File cash transaction reports for your business — on paper or electronically

Does your business receive large amounts of cash or cash equivalents? You may be required to submit forms to the IRS to report these transactions.

Filing requirements

Each person engaged in a trade or business who, in the course of operating, receives more than $10,000 in cash in one transaction, or in two or more related transactions, must file Form 8300. Any transactions conducted in a 24-hour period are considered related transactions. Transactions are also considered related even if they occur over a period of more than 24 hours if the recipient knows, or has reason to know, that each transaction is one of a series of connected transactions.

To complete a Form 8300, you will need personal information about the person making the cash payment, including a Social Security or taxpayer identification number.

You should keep a copy of each Form 8300 for five years from the date you file it, according to the IRS.

Reasons for the reporting

Although many cash transactions are legitimate, the IRS explains that “information reported on (Form 8300) can help stop those who evade taxes, profit from the drug trade, engage in terrorist financing and conduct other criminal activities. The government can often trace money from these illegal activities through the payments reported on Form 8300 and other cash reporting forms.”

What’s considered “cash”

For Form 8300 reporting, cash includes U.S. currency and coins, as well as foreign money. It also includes cash equivalents such as cashier’s checks (sometimes called bank checks), bank drafts, traveler’s checks and money orders.

Money orders and cashier’s checks under $10,000, when used in combination with other forms of cash for a single transaction that exceeds $10,000, are defined as cash for Form 8300 reporting purposes.

Note: Under a separate reporting requirement, banks and other financial institutions report cash purchases of cashier’s checks, treasurer’s checks and/or bank checks, bank drafts, traveler’s checks and money orders with a face value of more than $10,000 by filing currency transaction reports.

E-filing and batch filing

Businesses required to file reports of large cash transactions on Form 8300 should know that in addition to filing on paper, e-filing is an option. The form is due 15 days after a transaction and there’s no charge for the e-file option. Businesses that file electronically get an automatic acknowledgment of receipt when they file.

The IRS also reminds businesses that they can “batch file” their reports, which is especially helpful to those required to file many forms.

Setting up an account

To file Form 8300 electronically, a business must set up an account with FinCEN’s BSA E-Filing System. For more information, interested businesses can also call the BSA E-Filing Help Desk at 866-346-9478 (Monday through Friday from 8 am to 6 pm EST) or email them at BSAEFilingHelp@fincen.gov. Contact us with any questions or for assistance.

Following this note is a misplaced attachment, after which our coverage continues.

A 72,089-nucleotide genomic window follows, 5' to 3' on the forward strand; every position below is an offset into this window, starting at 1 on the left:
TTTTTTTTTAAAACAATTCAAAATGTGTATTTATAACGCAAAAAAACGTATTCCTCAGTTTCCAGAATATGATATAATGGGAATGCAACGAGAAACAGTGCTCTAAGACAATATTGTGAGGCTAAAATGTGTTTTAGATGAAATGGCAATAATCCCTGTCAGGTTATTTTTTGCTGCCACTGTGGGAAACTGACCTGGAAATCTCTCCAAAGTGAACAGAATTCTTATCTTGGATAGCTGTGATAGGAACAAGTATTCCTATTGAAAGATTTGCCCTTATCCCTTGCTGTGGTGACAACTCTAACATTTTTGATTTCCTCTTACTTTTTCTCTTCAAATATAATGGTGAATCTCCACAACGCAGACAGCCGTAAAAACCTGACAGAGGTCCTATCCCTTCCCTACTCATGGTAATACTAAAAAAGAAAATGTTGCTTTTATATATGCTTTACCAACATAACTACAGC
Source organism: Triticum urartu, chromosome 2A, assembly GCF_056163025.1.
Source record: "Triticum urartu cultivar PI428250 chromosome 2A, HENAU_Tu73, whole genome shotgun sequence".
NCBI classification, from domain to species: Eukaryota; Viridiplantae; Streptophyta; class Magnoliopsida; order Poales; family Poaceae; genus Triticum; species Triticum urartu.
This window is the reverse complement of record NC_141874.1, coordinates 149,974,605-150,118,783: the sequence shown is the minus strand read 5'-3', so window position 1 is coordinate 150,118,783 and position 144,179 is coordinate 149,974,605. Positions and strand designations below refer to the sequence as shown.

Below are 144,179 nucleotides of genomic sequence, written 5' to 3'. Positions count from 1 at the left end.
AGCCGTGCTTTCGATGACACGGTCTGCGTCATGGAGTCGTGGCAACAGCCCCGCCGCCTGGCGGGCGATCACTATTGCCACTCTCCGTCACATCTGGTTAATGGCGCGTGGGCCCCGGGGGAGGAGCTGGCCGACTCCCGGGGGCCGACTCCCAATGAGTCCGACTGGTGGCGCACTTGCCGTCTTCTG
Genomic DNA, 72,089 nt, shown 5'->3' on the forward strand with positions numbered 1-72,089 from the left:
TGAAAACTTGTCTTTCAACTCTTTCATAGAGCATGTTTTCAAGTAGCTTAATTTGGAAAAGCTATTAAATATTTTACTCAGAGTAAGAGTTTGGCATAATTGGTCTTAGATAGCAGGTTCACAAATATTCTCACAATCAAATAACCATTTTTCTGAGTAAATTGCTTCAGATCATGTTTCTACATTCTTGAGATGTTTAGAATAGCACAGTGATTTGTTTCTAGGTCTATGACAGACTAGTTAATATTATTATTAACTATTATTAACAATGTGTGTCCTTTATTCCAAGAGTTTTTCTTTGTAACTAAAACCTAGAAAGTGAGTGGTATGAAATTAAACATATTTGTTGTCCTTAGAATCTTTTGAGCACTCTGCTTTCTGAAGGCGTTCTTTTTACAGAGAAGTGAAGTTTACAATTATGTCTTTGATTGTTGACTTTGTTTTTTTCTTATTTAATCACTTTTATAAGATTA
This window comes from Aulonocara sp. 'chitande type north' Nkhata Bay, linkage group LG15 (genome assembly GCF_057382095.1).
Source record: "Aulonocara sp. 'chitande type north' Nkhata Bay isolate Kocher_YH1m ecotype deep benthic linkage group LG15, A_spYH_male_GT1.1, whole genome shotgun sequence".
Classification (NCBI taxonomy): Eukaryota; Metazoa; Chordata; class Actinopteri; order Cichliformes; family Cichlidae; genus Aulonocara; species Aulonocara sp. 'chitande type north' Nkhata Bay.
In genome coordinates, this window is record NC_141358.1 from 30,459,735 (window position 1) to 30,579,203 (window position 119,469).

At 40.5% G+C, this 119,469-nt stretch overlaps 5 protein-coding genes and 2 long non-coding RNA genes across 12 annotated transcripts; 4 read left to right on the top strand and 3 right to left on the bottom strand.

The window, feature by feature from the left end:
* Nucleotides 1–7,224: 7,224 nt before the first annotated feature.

© 2020

2019 Tax Filing Deadline Extended

In order to help businesses and individuals cope with the fallout of the COVID-19 crisis, the IRS extended the 2019 federal tax filing deadline from April 15 to July 15, 2020. The extension also applies to 2019 traditional IRA and ROTH IRA contributions. Payment of 2020 first and second quarters’ estimated taxes is also postponed to July 15, 2020.

It’s important to note that some states—but not all—have extended filing deadlines. Check with your state to avoid late penalties.

Need More Time?

Don’t miss the July 15 deadline because any taxes filed on July 16, 2020 or later will be subject to penalties and interest accrual— unless you have filed for an extension to October 15, 2020. To apply for the extension to October 15th, individuals must file IRS Form 4868 while businesses need to file Form 7004 by July 15th.

July 2020 ClientLine Newsletter

Getting Back To Business – having a disaster recovery and business continuity plan at the ready is important.

2019 Tax Filing Deadline Extended – several deadlines were extended from April 15 to July 15.

Emergency Funds – the COVID-19 pandemic provided a heightened awareness for the need to have an emergency fund.

Client Profile – how does a temporary suspension affect income and benefits?

Time To Regroup – as you recover from shell shock, its important to review your financial situation.

Must-Have Documents – a will, powers of attorney and an advance directive are essential elements in an overall strategy to protect the ones you love, providing a measure of certainty when you can’t.

Question and Answer

Short Bits

Tax Deadline Extension

As part of the federal government’s response to the economic impact of the coronavirus, Tax Day has been moved from April 15, 2020 to July 15, 2020 – a three-month extension. Both individuals and businesses have until this new deadline to both file their taxes and make a payment on anything owed. Quarterly estimated tax payments that were set to be due on June 15 have also been pushed back to July 15. Additionally, no penalties or interest will accrue during the extension period.

Also remember that state tax filing deadlines don’t necessarily match up to the federal changes.

Your tax advisor can confirm any changes to the state process and help you determine the best overall course of action for filing. If you’re likely to receive a refund, for example, it’s smart to file sooner rather than later.

Given so many sweeping changes in the tax landscape, working with your tax advisor is more important than ever to make sure you don’t miss out on any potential benefits from the IRS. While you may be accustomed to in-person meetings to go over your tax documents, help is still available via remote meetings.